John has measles.

Therefore, Harry has measles.

As this seems clearly to be an example of good reasoning,

you can see why we might like to have version of this rule
in

our logical system.

The introduction rule, →I, is a little different from the
other rules

you have seen. One important difference is that →I permits
you

to
decrease
the number of dependencies.

Consider this short example showing B
(A → (A&B)).

Notice that dependency of line 4 is only line 2,

while line 3 has two dependencies: line 1 and line 2.

Applying the rule →I yields the conditional on line 4

depending on everything line 3 depends on
except
line 1.

Since line 3 depends on 1 and 2, line 4 depends on just 2.

The idea behind →I is that if you can show ψ
given an

assumption φ,
then you have shown that if φ
then ψ,

that is (φ→ψ).
Here is the rule stated explicitly:

→I
(Conditional Introduction)

If you have assumed φ, and you have derived ψ,

you can write down (φ→ψ),

depending on everything ψ depends on except φ.

Rule →I provides a powerful, direct way to derive

a conditional, (φ→ψ).
You simply assume φ
and then,

using that assumption try to derive ψ.
If you succeed,

you will have thereby shown (φ→ψ).
And this conclusion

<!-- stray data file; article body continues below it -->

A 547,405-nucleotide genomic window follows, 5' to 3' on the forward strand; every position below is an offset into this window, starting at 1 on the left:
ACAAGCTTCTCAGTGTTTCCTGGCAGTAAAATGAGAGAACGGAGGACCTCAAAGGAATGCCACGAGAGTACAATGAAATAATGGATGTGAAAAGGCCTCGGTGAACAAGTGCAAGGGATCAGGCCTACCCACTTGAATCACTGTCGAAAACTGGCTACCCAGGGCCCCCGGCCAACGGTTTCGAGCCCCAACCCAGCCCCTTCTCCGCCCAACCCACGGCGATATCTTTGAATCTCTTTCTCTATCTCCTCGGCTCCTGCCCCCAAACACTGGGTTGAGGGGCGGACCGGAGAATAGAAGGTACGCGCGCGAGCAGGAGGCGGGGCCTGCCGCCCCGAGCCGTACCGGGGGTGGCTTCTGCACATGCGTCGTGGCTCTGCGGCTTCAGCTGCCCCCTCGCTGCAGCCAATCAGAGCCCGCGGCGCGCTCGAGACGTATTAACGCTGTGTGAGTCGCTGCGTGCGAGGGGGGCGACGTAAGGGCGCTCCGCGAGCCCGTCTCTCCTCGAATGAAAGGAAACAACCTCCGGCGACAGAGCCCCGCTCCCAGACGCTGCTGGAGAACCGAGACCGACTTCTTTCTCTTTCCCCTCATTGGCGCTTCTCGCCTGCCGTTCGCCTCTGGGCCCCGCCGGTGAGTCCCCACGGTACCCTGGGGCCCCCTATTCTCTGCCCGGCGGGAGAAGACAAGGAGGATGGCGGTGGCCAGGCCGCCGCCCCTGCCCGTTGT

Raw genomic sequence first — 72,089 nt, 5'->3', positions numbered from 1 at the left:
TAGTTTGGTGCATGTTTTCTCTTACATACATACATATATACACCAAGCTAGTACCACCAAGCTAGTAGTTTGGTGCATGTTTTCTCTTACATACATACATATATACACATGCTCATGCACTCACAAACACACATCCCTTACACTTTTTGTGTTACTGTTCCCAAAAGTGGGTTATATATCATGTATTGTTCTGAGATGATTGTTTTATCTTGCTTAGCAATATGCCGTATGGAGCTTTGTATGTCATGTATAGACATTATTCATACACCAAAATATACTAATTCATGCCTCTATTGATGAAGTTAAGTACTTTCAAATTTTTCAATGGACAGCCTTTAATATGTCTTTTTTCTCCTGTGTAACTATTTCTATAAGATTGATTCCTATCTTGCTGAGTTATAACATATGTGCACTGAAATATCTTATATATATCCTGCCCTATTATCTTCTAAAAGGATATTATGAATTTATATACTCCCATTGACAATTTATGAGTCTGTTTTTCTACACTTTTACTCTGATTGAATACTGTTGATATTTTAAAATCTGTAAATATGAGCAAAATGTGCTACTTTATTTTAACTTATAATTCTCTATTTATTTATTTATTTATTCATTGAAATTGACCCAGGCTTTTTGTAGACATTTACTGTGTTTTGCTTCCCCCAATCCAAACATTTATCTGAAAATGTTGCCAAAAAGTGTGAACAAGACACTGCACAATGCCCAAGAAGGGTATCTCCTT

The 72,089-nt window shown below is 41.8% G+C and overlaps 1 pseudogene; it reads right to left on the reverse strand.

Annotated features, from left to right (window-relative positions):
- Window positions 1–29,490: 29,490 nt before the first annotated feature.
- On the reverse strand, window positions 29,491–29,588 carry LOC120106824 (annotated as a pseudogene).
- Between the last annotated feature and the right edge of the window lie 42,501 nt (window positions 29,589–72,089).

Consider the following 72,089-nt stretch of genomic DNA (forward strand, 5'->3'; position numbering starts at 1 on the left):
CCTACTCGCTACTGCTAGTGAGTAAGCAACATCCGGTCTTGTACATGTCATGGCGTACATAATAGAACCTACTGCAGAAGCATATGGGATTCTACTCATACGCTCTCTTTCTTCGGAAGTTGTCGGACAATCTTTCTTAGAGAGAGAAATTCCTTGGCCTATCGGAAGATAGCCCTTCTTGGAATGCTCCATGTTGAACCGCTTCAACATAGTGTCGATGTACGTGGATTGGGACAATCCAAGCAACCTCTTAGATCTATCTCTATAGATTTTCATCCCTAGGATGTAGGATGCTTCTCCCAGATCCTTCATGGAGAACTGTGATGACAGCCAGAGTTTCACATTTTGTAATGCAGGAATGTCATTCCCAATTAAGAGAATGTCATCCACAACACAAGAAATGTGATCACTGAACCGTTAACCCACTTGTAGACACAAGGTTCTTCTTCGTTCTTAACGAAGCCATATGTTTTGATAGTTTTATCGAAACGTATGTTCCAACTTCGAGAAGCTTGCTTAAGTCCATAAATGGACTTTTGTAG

will no longer depend on the assumption
φ.
Assuming

φ
was just a temporary measure.

One point to keep in mind. Rule →I applies when

you have
assumed φ
and
derived ψ.
Be careful:

assuming and deriving are not the same. You have

derived a formula when it is a line of the derivation

you are working on. You have assumed a formula

when it is written down in your derivation using the

Rule of Assumption. The Rule of Assumption was

explained in section DS01. Here it is again:

A (Rule of
Assumption)

You can write down any SL wff, depending on itself.

Exercise 2.3a

Can you give an example of a derivation where

you assume a formula which you have not derived?

Exercise
2.3b

Is this a correct derivation?

Exercise 2.3c

What is wrong with the following derivation?

Exercise 2.3d

Show
the following:

(P → (Q → R))
((P
→ Q) →
(P
→ R))

(A→A)

((A&B)→A)